How Do We Develop Situational Awareness?
A high-performing college or university following this roadmap will have reached stakeholder consensus regarding the institution’s strategic direction and competitive market position when achievable business goals and objectives within the resources available have been collaboratively established, and effectively communicated to relevant campus stakeholders. The governing board, senior leaders, and campus stakeholders will have reached agreement on the data analytics measuring progress to plan and determined the resiliency of the institution’s ecosystem to weather economic shocks when technology and related resources are secured. Further, campus leaders will have established agreed upon procedures for dealing with minor quantifiable variances to key business model operating metrics and an understanding of the institution’s tolerance for business risk by ensuring sound governance structures are established and leveraged.
If each of these factors has been achieved, then leadership will have established the institutional capacity to effectively assess the viability of the business model and recognize the underlying drivers of its success. But do they comprehend the sensitivity of these drivers to setbacks and shocks? In other words, have they stress tested the business model?
In his article “The Importance of Stress Testing in Higher Education (Trusteeship, September/October 2019),” Verne Sedlacek wrote: “The objective of stress testing has been to determine if an operation can withstand shocks that are brought on by influences that may be beyond our control.”1 He points out that “stress testing helps the board (and the administration, for that matter) identify which key aspects of the institution are most essential to financial viability.” Sedlacek observed the value of stress testing is that it can help clarify for leadership which components of an institution’s business model are most susceptible to disruption.2 He points out that “stress testing is one of the most important obligations of the board of trustees of any college or university. It enables the board to take an appropriate long-term approach to the finances and operations of the institution.”3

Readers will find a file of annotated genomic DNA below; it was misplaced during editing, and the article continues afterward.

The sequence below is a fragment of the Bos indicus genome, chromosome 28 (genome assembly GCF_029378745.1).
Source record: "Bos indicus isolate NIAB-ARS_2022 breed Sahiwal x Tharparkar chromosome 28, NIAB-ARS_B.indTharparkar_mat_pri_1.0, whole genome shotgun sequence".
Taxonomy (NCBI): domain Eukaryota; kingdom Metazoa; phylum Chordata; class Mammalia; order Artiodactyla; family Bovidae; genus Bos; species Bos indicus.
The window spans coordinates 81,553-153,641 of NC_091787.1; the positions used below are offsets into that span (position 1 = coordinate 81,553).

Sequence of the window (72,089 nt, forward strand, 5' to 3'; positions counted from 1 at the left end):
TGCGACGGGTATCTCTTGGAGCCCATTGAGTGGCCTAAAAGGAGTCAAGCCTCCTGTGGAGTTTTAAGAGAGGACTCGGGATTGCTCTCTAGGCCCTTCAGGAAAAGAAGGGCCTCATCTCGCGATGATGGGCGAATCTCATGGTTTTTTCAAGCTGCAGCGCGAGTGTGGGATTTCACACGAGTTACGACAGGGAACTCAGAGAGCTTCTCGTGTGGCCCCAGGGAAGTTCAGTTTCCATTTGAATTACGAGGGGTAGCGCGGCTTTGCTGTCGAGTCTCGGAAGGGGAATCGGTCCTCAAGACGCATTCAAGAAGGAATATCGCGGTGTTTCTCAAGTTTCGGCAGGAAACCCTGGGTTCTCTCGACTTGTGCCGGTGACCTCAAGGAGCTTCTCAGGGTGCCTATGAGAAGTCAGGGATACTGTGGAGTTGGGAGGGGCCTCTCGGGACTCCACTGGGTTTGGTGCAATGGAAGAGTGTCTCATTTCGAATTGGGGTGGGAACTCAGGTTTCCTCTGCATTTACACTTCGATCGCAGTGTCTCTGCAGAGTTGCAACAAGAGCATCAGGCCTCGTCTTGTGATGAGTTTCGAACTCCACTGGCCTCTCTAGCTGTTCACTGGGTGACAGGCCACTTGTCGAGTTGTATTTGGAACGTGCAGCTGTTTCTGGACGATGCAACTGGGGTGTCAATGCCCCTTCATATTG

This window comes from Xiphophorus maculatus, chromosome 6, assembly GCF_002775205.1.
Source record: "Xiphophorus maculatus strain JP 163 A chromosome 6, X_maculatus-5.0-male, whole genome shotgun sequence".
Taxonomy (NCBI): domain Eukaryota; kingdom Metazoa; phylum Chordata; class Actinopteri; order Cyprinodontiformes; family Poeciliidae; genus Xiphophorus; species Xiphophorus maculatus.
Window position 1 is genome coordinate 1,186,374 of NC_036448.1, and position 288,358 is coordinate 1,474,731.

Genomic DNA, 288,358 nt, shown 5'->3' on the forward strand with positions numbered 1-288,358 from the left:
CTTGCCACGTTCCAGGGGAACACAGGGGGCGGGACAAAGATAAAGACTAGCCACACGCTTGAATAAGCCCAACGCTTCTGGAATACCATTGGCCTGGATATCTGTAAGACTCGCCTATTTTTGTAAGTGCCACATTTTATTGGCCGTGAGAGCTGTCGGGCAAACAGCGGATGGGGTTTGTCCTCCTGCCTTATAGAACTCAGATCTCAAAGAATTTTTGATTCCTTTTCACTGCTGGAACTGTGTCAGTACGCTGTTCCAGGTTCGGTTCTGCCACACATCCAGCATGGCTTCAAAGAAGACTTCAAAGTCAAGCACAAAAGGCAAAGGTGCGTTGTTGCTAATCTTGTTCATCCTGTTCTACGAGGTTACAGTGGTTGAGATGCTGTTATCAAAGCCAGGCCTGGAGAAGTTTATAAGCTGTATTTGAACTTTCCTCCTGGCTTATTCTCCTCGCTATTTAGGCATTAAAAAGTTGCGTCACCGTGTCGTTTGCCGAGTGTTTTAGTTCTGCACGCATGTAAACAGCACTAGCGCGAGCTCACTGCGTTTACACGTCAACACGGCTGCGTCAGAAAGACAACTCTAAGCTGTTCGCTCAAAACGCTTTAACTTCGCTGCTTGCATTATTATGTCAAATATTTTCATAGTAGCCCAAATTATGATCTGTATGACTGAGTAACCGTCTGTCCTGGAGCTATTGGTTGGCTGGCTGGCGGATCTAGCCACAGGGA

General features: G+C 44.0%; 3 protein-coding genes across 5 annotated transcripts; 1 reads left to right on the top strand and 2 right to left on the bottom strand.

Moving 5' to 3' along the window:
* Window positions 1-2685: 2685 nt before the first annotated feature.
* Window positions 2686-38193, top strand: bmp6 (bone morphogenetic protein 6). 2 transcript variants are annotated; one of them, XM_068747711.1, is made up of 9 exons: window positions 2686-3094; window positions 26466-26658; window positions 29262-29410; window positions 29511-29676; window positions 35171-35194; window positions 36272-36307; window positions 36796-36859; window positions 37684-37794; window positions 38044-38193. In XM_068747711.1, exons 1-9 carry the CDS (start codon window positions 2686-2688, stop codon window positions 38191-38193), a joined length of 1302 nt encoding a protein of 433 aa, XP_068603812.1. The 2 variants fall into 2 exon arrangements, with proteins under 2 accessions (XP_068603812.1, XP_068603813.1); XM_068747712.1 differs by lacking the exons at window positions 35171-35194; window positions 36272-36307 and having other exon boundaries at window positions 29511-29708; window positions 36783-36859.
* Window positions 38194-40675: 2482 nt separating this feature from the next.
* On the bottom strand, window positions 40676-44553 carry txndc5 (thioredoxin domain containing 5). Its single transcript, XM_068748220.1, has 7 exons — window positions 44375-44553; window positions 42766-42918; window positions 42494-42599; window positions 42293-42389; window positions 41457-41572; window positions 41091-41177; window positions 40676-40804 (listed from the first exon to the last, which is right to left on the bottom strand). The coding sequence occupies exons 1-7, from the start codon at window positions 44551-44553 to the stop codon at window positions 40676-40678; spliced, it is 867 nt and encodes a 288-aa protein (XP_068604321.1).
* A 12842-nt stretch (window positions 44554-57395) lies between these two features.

In this regard, Sedlacek is making the point that stress testing, as part of a broader ongoing institutional assessment process, provides governing boards and senior leadership with the situational awareness required to deal with stressful situations—that is, crises that may arise from time-to-time. This situational awareness, unique to each institution, is essential to providing leadership with the data required to better inform them when trying to determine an optimum path forward in periods of operational disruption.
Critical Factors in Organizational Stress Testing
Verne Sedlacek, “The Importance of Stress Testing in Higher Education,” in Finance Committee Chair Toolkit, and Trusteeship (September/October 2019).
The key points of potential failure.
The relationship between correlated components.
The scenarios that will adversely impact the institution.
The key components of financial viability.
Potential hedging or mitigation opportunities.
Training to prevent panic when things go wrong.
1 Verne Sedlacek, “The Importance of Stress Testing in Higher Education,” Trusteeship Volume 27, Number 5 (September/October 2019).
2 Sedlacek, “The Importance of Stress Testing.”
3 Sedlacek, “The Importance of Stress Testing.”
Sedlacek, Verne. “The Importance of Stress Testing in Higher Education.” Trusteeship Volume 30, Number 5 (September/October 2022). https://agb.org/trusteeship-article/the-importance-of-stress-testing-in-higher-education/.
Zemsky, Robert, Susan Shaman, and Susan Campbell Baldridge, The College Stress Test: Tracking Institutional Futures across a Crowded Market. Baltimore: Johns Hopkins University Press, 2020.